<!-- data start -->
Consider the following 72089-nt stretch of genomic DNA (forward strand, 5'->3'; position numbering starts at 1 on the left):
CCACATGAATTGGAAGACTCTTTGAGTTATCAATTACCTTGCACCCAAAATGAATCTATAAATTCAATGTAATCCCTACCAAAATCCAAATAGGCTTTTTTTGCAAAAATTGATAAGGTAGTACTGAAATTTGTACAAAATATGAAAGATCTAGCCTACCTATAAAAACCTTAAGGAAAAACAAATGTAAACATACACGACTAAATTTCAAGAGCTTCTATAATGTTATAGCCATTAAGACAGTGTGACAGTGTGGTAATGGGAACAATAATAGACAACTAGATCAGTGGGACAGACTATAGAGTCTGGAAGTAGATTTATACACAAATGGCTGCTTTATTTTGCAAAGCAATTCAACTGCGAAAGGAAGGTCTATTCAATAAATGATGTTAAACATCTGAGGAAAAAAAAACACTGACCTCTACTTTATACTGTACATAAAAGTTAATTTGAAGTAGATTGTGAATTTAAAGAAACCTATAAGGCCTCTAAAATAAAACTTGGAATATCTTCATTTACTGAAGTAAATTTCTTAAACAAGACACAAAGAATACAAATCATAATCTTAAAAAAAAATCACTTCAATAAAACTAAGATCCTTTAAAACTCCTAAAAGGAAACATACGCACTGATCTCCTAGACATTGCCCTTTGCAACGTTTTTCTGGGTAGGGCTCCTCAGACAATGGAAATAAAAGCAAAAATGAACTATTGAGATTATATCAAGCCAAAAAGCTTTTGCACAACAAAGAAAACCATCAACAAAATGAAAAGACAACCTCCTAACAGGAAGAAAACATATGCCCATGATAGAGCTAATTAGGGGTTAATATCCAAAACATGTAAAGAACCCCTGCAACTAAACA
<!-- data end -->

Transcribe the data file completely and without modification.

Consider the following 72089-nt stretch of genomic DNA (forward strand, 5'->3'; position numbering starts at 1 on the left):
CCACATGAATTGGAAGACTCTTTGAGTTATCAATTACCTTGCACCCAAAATGAATCTATAAATTCAATGTAATCCCTACCAAAATCCAAATAGGCTTTTTTTGCAAAAATTGATAAGGTAGTACTGAAATTTGTACAAAATATGAAAGATCTAGCCTACCTATAAAAACCTTAAGGAAAAACAAATGTAAACATACACGACTAAATTTCAAGAGCTTCTATAATGTTATAGCCATTAAGACAGTGTGACAGTGTGGTAATGGGAACAATAATAGACAACTAGATCAGTGGGACAGACTATAGAGTCTGGAAGTAGATTTATACACAAATGGCTGCTTTATTTTGCAAAGCAATTCAACTGCGAAAGGAAGGTCTATTCAATAAATGATGTTAAACATCTGAGGAAAAAAAAACACTGACCTCTACTTTATACTGTACATAAAAGTTAATTTGAAGTAGATTGTGAATTTAAAGAAACCTATAAGGCCTCTAAAATAAAACTTGGAATATCTTCATTTACTGAAGTAAATTTCTTAAACAAGACACAAAGAATACAAATCATAATCTTAAAAAAAAATCACTTCAATAAAACTAAGATCCTTTAAAACTCCTAAAAGGAAACATACGCACTGATCTCCTAGACATTGCCCTTTGCAACGTTTTTCTGGGTAGGGCTCCTCAGACAATGGAAATAAAAGCAAAAATGAACTATTGAGATTATATCAAGCCAAAAAGCTTTTGCACAACAAAGAAAACCATCAACAAAATGAAAAGACAACCTCCTAACAGGAAGAAAACATATGCCCATGATAGAGCTAATTAGGGGTTAATATCCAAAACATGTAAAGAACCCCTGCAACTAAACA